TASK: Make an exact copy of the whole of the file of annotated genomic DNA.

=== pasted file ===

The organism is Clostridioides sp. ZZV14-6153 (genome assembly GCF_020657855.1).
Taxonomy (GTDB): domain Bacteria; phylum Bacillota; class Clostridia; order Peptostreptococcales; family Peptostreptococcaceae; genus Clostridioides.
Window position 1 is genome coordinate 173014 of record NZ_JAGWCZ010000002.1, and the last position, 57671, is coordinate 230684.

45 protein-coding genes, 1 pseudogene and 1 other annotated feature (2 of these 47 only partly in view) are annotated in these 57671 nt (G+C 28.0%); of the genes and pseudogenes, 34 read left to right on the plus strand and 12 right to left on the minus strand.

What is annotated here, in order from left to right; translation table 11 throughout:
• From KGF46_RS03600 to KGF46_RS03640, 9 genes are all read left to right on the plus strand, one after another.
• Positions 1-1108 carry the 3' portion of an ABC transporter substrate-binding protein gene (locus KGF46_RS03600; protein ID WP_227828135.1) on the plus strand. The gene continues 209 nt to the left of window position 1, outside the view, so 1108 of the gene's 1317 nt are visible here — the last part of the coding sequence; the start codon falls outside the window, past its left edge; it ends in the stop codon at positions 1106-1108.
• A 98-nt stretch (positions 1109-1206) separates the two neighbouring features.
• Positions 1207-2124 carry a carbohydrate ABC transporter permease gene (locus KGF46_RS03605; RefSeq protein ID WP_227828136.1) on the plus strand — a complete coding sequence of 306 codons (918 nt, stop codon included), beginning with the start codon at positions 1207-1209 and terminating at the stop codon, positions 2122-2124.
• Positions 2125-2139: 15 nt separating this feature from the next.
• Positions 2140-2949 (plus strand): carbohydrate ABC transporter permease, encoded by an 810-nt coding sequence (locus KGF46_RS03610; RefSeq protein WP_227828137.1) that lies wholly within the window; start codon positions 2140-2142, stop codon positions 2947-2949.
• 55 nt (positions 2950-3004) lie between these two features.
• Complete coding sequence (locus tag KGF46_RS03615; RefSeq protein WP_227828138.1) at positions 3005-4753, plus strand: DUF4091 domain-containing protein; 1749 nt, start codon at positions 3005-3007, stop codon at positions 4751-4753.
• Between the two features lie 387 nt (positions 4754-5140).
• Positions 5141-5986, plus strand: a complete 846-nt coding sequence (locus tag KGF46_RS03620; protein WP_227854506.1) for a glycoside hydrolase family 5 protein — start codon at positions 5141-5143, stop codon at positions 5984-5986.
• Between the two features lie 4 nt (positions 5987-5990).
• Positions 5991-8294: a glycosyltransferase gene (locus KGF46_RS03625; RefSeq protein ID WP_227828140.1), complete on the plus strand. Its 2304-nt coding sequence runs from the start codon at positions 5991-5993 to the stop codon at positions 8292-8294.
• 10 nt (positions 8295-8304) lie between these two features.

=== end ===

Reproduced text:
The organism is Clostridioides sp. ZZV14-6153 (genome assembly GCF_020657855.1).
Taxonomy (GTDB): domain Bacteria; phylum Bacillota; class Clostridia; order Peptostreptococcales; family Peptostreptococcaceae; genus Clostridioides.
Window position 1 is genome coordinate 173014 of record NZ_JAGWCZ010000002.1, and the last position, 57671, is coordinate 230684.

45 protein-coding genes, 1 pseudogene and 1 other annotated feature (2 of these 47 only partly in view) are annotated in these 57671 nt (G+C 28.0%); of the genes and pseudogenes, 34 read left to right on the plus strand and 12 right to left on the minus strand.

What is annotated here, in order from left to right; translation table 11 throughout:
• From KGF46_RS03600 to KGF46_RS03640, 9 genes are all read left to right on the plus strand, one after another.
• Positions 1-1108 carry the 3' portion of an ABC transporter substrate-binding protein gene (locus KGF46_RS03600; protein ID WP_227828135.1) on the plus strand. The gene continues 209 nt to the left of window position 1, outside the view, so 1108 of the gene's 1317 nt are visible here — the last part of the coding sequence; the start codon falls outside the window, past its left edge; it ends in the stop codon at positions 1106-1108.
• A 98-nt stretch (positions 1109-1206) separates the two neighbouring features.
• Positions 1207-2124 carry a carbohydrate ABC transporter permease gene (locus KGF46_RS03605; RefSeq protein ID WP_227828136.1) on the plus strand — a complete coding sequence of 306 codons (918 nt, stop codon included), beginning with the start codon at positions 1207-1209 and terminating at the stop codon, positions 2122-2124.
• Positions 2125-2139: 15 nt separating this feature from the next.
• Positions 2140-2949 (plus strand): carbohydrate ABC transporter permease, encoded by an 810-nt coding sequence (locus KGF46_RS03610; RefSeq protein WP_227828137.1) that lies wholly within the window; start codon positions 2140-2142, stop codon positions 2947-2949.
• 55 nt (positions 2950-3004) lie between these two features.
• Complete coding sequence (locus tag KGF46_RS03615; RefSeq protein WP_227828138.1) at positions 3005-4753, plus strand: DUF4091 domain-containing protein; 1749 nt, start codon at positions 3005-3007, stop codon at positions 4751-4753.
• Between the two features lie 387 nt (positions 4754-5140).
• Positions 5141-5986, plus strand: a complete 846-nt coding sequence (locus tag KGF46_RS03620; protein WP_227854506.1) for a glycoside hydrolase family 5 protein — start codon at positions 5141-5143, stop codon at positions 5984-5986.
• Between the two features lie 4 nt (positions 5987-5990).
• Positions 5991-8294: a glycosyltransferase gene (locus KGF46_RS03625; RefSeq protein ID WP_227828140.1), complete on the plus strand. Its 2304-nt coding sequence runs from the start codon at positions 5991-5993 to the stop codon at positions 8292-8294.
• 10 nt (positions 8295-8304) lie between these two features.